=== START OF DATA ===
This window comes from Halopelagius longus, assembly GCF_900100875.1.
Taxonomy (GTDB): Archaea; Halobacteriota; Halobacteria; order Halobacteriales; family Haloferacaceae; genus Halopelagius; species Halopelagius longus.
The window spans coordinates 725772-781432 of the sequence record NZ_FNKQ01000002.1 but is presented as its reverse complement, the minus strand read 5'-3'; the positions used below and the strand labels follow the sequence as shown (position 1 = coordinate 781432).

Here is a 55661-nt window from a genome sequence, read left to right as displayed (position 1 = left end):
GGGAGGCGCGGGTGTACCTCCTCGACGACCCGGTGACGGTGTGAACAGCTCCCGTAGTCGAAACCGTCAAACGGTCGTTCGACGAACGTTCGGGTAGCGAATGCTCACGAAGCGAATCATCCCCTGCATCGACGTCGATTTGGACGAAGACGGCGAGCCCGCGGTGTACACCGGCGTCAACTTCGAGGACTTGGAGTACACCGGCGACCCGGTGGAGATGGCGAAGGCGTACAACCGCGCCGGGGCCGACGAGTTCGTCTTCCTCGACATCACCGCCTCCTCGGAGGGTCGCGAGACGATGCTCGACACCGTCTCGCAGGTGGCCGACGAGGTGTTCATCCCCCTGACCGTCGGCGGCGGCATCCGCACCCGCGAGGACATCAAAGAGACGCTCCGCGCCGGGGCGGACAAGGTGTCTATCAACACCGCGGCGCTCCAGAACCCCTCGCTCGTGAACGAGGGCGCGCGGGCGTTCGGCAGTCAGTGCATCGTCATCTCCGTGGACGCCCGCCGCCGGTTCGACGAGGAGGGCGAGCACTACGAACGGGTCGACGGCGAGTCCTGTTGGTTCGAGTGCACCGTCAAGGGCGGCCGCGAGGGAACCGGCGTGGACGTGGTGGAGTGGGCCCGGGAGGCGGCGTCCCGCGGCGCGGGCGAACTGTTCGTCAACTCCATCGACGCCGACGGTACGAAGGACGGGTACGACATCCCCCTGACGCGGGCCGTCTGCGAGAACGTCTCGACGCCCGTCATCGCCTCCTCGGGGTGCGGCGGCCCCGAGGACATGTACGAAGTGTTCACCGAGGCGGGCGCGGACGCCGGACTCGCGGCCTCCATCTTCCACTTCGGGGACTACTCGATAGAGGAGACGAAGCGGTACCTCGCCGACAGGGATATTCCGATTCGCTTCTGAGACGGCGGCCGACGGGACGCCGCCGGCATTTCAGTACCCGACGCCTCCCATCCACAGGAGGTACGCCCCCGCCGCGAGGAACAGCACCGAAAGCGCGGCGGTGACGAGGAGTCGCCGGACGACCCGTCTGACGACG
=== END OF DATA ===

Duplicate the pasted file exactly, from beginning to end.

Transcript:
This window comes from Halopelagius longus, assembly GCF_900100875.1.
Taxonomy (GTDB): Archaea; Halobacteriota; Halobacteria; order Halobacteriales; family Haloferacaceae; genus Halopelagius; species Halopelagius longus.
The window spans coordinates 725772-781432 of the sequence record NZ_FNKQ01000002.1 but is presented as its reverse complement, the minus strand read 5'-3'; the positions used below and the strand labels follow the sequence as shown (position 1 = coordinate 781432).

Here is a 55661-nt window from a genome sequence, read left to right as displayed (position 1 = left end):
GGGAGGCGCGGGTGTACCTCCTCGACGACCCGGTGACGGTGTGAACAGCTCCCGTAGTCGAAACCGTCAAACGGTCGTTCGACGAACGTTCGGGTAGCGAATGCTCACGAAGCGAATCATCCCCTGCATCGACGTCGATTTGGACGAAGACGGCGAGCCCGCGGTGTACACCGGCGTCAACTTCGAGGACTTGGAGTACACCGGCGACCCGGTGGAGATGGCGAAGGCGTACAACCGCGCCGGGGCCGACGAGTTCGTCTTCCTCGACATCACCGCCTCCTCGGAGGGTCGCGAGACGATGCTCGACACCGTCTCGCAGGTGGCCGACGAGGTGTTCATCCCCCTGACCGTCGGCGGCGGCATCCGCACCCGCGAGGACATCAAAGAGACGCTCCGCGCCGGGGCGGACAAGGTGTCTATCAACACCGCGGCGCTCCAGAACCCCTCGCTCGTGAACGAGGGCGCGCGGGCGTTCGGCAGTCAGTGCATCGTCATCTCCGTGGACGCCCGCCGCCGGTTCGACGAGGAGGGCGAGCACTACGAACGGGTCGACGGCGAGTCCTGTTGGTTCGAGTGCACCGTCAAGGGCGGCCGCGAGGGAACCGGCGTGGACGTGGTGGAGTGGGCCCGGGAGGCGGCGTCCCGCGGCGCGGGCGAACTGTTCGTCAACTCCATCGACGCCGACGGTACGAAGGACGGGTACGACATCCCCCTGACGCGGGCCGTCTGCGAGAACGTCTCGACGCCCGTCATCGCCTCCTCGGGGTGCGGCGGCCCCGAGGACATGTACGAAGTGTTCACCGAGGCGGGCGCGGACGCCGGACTCGCGGCCTCCATCTTCCACTTCGGGGACTACTCGATAGAGGAGACGAAGCGGTACCTCGCCGACAGGGATATTCCGATTCGCTTCTGAGACGGCGGCCGACGGGACGCCGCCGGCATTTCAGTACCCGACGCCTCCCATCCACAGGAGGTACGCCCCCGCCGCGAGGAACAGCACCGAAAGCGCGGCGGTGACGAGGAGTCGCCGGACGACCCGTCTGACGACG